I have to bring your attention to an article in Minerva Magazine. The headline reads: ‘Tribute to Palmyra. This is not the first time this city has been attacked.”
Minerva Magazine is the type of publication where it smells like it came fresh off the presses by the smell of printer’s ink. To me, a former graphic arts guy in college, the smell is heavenly. The magazine has large beautiful photographs of ancient artifacts, great articles and reeks of another smell: class.
If you get a chance, check out the NOV/DEC issue. As you know ISIL, a 14th century cabal composed of thugs and psychopaths, took explosives to the city and hammers to various antiquities. And according to recent reports, ISIL is collecting and selling whatever they can loot. The magazine article provides a look at a city before it was destroyed. There are 17 Century woodcuts, photographs of edifices and various funeral busts.
What has gone on in Syria and Iraq under ISIL’s ‘benevolent’ (sarcasm!) regime has a chilling comparison to a quote by Emperor Aurelian:
“The Palmyrans have been sufficiently slaughtered and cut to pieces. What have not spared the women; we have slain the children, we have strangled the old men, we have destroyed the husbandmen. To whom then shall we leave the land? To whom shall we leave the city?”
A couple of paragraphs in the article pays homage to a man that should be called a hero of that ancient city. We can remember Palmyra from its buildings, sculptures and art, but Kahled al Assad should be remembered with respect. This 80 plus year old man (with emphasize on the word MAN) was an archeologist that studied the ancient world of Palmyra. Most of us when given the opportunity to flee from approaching ‘barbarians’ would have gladly fled, but Kahled al-Asadd chose to stay and try to save the treasures and antiquities of an ancient people which he dedicated most of his life studying. He refused to reveal where he hid the artifacts. For that he was beheaded. There is no better illustration of Kahled al-Asaad’s bravery than Thomas Babington Macaulay’s poem titled Horatius:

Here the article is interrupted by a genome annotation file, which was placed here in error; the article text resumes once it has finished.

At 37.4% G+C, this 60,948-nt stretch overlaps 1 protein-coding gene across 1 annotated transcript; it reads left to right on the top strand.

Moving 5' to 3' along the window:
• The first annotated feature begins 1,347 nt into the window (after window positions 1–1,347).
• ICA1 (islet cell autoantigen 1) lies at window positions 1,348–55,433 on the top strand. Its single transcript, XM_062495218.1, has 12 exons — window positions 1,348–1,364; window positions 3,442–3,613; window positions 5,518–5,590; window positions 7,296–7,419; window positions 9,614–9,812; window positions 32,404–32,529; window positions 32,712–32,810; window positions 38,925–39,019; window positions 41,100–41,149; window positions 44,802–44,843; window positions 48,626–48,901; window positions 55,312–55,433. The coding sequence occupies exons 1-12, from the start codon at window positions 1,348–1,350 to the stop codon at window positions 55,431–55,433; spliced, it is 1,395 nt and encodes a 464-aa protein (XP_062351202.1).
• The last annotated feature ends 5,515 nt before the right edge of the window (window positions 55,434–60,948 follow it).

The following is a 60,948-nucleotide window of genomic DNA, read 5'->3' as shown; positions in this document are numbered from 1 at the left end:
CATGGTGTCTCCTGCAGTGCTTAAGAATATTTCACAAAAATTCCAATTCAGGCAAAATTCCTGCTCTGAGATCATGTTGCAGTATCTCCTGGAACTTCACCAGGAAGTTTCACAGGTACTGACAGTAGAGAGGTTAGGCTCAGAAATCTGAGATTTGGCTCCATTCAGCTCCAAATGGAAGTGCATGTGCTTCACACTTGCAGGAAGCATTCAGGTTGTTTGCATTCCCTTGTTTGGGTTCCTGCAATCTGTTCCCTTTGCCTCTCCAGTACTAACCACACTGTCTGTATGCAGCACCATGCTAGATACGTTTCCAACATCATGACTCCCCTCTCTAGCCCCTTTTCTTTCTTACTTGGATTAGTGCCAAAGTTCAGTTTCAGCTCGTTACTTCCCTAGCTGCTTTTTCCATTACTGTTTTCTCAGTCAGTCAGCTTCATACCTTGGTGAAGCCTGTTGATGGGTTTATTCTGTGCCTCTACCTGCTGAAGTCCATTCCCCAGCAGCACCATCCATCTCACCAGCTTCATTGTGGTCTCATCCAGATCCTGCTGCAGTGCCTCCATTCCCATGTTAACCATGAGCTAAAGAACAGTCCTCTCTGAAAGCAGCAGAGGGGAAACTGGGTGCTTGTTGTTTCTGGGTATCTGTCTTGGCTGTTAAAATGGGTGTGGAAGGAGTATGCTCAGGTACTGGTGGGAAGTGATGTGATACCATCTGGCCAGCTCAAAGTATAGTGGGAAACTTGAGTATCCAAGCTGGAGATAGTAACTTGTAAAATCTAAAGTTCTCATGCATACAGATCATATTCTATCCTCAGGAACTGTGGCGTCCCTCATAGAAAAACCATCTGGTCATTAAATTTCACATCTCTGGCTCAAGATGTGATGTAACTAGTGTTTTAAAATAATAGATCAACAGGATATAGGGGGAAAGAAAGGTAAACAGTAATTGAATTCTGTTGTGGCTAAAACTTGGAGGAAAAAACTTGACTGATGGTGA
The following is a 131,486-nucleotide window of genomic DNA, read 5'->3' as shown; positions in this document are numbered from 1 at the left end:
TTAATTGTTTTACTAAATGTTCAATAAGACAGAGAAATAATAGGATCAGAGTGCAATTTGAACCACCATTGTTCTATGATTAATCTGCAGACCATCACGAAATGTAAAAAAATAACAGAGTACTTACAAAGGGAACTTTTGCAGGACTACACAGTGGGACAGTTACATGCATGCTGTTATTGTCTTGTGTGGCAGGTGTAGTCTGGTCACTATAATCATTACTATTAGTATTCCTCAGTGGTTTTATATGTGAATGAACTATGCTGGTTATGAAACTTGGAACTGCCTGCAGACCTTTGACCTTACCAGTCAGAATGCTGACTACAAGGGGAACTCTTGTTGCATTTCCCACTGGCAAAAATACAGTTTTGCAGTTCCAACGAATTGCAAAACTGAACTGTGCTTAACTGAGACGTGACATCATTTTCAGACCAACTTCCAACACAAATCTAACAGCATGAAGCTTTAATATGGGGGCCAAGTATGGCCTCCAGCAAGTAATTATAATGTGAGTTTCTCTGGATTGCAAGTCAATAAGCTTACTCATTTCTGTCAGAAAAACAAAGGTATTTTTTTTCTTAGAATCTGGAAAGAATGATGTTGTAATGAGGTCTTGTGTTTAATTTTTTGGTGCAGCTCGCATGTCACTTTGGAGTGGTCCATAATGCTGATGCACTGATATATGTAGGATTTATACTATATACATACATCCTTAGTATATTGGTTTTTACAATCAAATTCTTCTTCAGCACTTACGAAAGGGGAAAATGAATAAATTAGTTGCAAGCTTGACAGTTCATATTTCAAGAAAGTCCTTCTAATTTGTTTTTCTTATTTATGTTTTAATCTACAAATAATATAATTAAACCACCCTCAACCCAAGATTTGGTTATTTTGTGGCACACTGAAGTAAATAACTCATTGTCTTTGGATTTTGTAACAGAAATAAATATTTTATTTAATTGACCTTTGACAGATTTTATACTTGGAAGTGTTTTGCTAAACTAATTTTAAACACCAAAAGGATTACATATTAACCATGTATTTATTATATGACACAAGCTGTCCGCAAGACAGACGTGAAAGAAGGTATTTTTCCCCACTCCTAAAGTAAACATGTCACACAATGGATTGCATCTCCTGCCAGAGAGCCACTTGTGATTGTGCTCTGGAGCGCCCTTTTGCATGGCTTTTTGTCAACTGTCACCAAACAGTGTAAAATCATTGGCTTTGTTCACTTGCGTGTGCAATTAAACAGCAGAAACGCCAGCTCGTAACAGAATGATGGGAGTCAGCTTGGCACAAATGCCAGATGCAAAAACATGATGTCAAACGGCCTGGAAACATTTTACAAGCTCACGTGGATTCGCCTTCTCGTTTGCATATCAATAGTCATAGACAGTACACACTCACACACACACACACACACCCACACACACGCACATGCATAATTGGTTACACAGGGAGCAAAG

“Then out spake brave Horatius,
The Captain of the Gate:
“To every man upon this earth
Death cometh soon or late.
And how can man die better
Than facing fearful odds,
For the ashes of his fathers,
And the temples of his gods?”
I stand in awe of this man’s bravery. I have met heroes in my life; I have the unique ability to recognize them. This man I gladly place him on my list.
I hope that with all my heart that the children of Kahled al-Asadd are alive. It should interest you to note that one of his daughters is named Zenobia.
Are you surprised?
Remember Palmyra. Remember Kahled al-Asaad.